This is a cross-post from Just Journalism.
Just Journalism Editorial Manager Carmel Gould reviews the British media’s handling of the arrest of Raed Salah in the UK.
He was billed by one of the groups bringing him to the UK as the ‘The Gandhi of Palestine’. Arab MK Haneen Zoabi, who was granted an inevitable spot in yesterday’s Guardian cast him as a leader in ‘the struggle for equality’ and ‘the democratic Palestinian struggle against racism and discrimination in Israel’ who is being forced to ‘confront Zionist racism abroad’.
Poor Raed Salah. Why would anyone find him objectionable enough to ban him from the UK? The Guardian certainly would if the views he espoused came out of the mouth of, for example, a non-Muslim with no connection to the Israeli-Palestinian conflict. On homosexuality: ‘It is a crime. A great crime. Such phenomena signal the start of the collapse of every society.’ On abortion: ‘It is forbidden to have an abortion. That is like murdering a soul whose murder is forbidden by God.’
He’s a true moral leader on the practice of killing girls and women in the name of ‘family honour’ too: ‘We have to ask those who talk about murder for the sake of the family honor – mainly feminist organizations – what they did to prevent the murder of family honor itself. Unfortunately, nothing at all has been done in this regard. On the contrary: Some of the people who invented this concept are encouraging anarchy in the society, because they don’t know how to handle the matter.’ Not such a surprise when you take account of the fact that he views the role of women as ‘the supplementary role to that of the man.’
What a nice man; so in tune with progressive social mores, a real pillar of democratic society. No wonder Britain’s leading liberal newspaper got its knickers in such a twist when the leader of the Northern Branch of the Islamic Movement in Israel was arrested in the UK on Tuesday, having been determined as ‘unconducive to the public good’. They have even devoted an editorial to protesting the UK’s intolerance to ‘the representatives of Israel’s Arab minority’ in which long publicised accusations against Salah are treated with profound suspicion but allegations of racist right-wing Israeli chanting on Jerusalem Day are treated as fact.
There’s a code to this kind of hypocrisy; you have to couch it in the right terms for it to slip under the radar. Select a headline like, ‘Sheikh Raed Salah: Islamic Movement leader loathed by the Israeli right’. Ah, the Israeli right – they’re horrible, we don’t like them, this guy must definitely be Gandhi incarnate.
Middle East editor Ian Black, whose article appeared under that headline, must be unhappy because the organisation Salah leads, ‘campaigns for the rights of those citizens who refer to themselves as the “Arabs of 1948″ – those left behind while 700,000 others became refugees when Israel was founded.’ Furthermore, ‘It fights discrimination and campaigns for the right of Palestinian refugees to return, as well as against house demolitions and expulsions in Jerusalem.’ Never mind the gays and the women: these people are fighting against Israel and that’s what counts.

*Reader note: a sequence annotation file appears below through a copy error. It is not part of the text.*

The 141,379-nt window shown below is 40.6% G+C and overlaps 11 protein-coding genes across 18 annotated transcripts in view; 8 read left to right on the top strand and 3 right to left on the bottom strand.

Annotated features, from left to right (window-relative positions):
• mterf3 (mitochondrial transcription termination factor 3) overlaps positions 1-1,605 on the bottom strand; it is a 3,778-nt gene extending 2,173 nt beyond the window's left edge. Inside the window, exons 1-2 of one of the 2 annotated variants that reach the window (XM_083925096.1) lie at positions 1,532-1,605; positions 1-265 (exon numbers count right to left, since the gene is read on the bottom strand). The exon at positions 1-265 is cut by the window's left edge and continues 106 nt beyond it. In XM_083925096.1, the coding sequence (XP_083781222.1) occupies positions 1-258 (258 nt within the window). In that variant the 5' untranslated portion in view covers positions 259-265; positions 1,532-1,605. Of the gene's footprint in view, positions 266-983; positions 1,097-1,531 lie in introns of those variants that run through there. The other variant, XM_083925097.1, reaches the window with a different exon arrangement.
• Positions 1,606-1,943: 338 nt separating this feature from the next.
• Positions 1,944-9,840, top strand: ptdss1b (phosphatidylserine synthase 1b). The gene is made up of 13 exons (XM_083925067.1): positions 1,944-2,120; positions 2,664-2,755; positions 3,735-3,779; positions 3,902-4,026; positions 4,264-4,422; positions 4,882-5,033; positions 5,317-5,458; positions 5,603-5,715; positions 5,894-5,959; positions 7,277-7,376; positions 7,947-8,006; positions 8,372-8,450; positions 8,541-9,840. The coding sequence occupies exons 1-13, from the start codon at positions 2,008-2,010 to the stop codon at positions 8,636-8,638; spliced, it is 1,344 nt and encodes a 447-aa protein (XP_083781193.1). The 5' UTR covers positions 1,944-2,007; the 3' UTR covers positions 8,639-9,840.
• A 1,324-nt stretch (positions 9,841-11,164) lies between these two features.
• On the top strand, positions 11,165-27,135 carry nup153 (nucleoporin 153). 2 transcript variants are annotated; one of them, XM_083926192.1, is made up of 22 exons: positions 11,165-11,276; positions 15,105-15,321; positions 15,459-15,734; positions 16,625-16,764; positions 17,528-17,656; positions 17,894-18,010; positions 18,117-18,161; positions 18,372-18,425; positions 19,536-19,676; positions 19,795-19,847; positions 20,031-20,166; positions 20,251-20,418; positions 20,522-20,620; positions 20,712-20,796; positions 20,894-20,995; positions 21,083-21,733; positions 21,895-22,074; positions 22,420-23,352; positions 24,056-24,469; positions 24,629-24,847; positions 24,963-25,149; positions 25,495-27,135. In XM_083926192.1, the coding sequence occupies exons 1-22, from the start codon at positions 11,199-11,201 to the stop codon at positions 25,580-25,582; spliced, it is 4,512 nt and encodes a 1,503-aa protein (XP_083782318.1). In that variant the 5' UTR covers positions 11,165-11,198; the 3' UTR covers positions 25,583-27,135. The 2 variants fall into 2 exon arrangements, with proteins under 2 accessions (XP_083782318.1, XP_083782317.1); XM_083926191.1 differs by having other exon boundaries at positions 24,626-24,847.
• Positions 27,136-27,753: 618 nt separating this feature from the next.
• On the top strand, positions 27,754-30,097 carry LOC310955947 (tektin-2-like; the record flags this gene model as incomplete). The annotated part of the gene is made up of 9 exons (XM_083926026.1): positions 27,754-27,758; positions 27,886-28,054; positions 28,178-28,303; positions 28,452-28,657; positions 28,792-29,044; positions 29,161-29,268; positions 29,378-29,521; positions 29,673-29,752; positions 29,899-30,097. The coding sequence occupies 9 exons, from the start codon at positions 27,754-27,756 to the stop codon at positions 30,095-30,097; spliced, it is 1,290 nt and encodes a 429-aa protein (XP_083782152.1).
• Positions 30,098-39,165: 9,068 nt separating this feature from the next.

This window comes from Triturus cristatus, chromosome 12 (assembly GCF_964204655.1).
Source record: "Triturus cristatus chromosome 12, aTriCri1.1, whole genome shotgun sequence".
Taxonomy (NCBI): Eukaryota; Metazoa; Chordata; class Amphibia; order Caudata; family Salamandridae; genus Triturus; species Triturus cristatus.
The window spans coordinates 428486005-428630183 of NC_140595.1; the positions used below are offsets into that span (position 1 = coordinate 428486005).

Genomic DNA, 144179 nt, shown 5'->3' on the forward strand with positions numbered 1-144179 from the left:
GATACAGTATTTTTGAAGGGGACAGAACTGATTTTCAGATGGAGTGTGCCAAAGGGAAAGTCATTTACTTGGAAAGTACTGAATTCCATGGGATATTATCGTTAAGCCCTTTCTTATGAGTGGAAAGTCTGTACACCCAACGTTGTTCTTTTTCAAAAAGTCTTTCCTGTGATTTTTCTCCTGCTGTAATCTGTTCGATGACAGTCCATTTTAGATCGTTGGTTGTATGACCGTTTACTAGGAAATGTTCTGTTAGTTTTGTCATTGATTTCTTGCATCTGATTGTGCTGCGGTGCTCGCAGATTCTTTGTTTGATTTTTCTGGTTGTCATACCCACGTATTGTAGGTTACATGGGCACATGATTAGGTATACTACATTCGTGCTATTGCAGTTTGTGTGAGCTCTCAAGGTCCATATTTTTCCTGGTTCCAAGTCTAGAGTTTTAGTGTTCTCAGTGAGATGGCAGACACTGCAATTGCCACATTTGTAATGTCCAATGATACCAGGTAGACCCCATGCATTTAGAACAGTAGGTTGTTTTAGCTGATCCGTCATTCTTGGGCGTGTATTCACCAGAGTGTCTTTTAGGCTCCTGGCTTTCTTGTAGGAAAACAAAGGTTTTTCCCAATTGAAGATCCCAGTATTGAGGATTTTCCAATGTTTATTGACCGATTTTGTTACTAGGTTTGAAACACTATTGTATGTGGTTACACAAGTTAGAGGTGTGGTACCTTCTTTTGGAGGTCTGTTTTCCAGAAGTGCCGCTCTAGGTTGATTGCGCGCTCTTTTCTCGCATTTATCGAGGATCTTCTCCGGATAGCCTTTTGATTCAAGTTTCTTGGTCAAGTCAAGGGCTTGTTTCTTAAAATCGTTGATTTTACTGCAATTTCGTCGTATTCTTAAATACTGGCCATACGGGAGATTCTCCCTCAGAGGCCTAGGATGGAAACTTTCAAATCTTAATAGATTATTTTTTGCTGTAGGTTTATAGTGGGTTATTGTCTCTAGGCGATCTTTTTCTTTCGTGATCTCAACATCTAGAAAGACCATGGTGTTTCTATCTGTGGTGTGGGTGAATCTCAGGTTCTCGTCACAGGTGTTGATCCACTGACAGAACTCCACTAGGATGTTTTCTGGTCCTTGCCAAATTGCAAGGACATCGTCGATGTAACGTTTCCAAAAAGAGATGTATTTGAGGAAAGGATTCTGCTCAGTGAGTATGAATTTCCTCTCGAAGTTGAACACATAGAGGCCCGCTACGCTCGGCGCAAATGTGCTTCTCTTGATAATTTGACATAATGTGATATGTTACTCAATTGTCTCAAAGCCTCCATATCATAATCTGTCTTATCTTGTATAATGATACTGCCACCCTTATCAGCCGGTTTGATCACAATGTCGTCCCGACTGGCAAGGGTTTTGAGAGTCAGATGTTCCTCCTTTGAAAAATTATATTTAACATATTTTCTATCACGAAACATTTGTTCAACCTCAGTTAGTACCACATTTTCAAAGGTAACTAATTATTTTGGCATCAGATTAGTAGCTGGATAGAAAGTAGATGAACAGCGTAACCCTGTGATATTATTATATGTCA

He does the reader the courtesy of acknowledging some of the charges on Salah’s rap sheet, namely fundraising for Hamas – ‘which is considered a terrorist organisation by Israel’ – and the five month sentence he served for assaulting a police officer. Crucially though, he notes: ‘But accusations of antisemitism and homophobia have largely emanated from the UK.’ I suppose he means the foreign Zionist racists Zoabi was talking about, although that surely can’t include former Haaretz correspondent Jalal Bana to whom Salah made the homophobic remarks cited above.
The BBC on the other hand, has opted to actually address the evidence against Raed Salah rather than whitewash him as the Martin Luther King of the Palestinians and blame British Zionists for blackening his name with lies. Reporter John Ware, unlike anyone writing for The Guardian, the Associated Press or Press Association, cited the Haaretz coverage from 2007, of the allegation that Salah told a crowd of fans in Jerusalem that Jews bake bread with the blood of gentiles.
Just Journalism Spokesperson Michael Weiss, who has covered the Raed Salah UK visit extensively on his blog for The Daily Telegraph, appeared on the corporation’s flagship evening news analysis programme, Newsnight, emphasising, ‘This is a man with a proven track record, he has been widely reported in the Israeli and international press for making a series of anti-semitic statements.’ The programme saw fit, unlike The Guardian or the wire services, to cite Salah’s anti-semitic comments made following the 9/11 attacks:
‘A suitable way was found to warn the 4,000 Jews who work every day at the Twin Towers to be absent from their work on September 11, 2001, and this is really what happened! Were 4,000 Jewish clerks absent [from their jobs] by chance, or was there another reason? At the same time, no such warning reached the 2,000 Muslims who worked every day in the Twin Towers, and therefore there were hundreds of Muslim victims.’
At some point The Guardian ought to start questioning whether it really is wise to render such a font of misogyny, homophobia and conspiratorial, anti-Jewish nonsense as a beacon of democratic and progressive values, just because he also happens to be anti-Israel.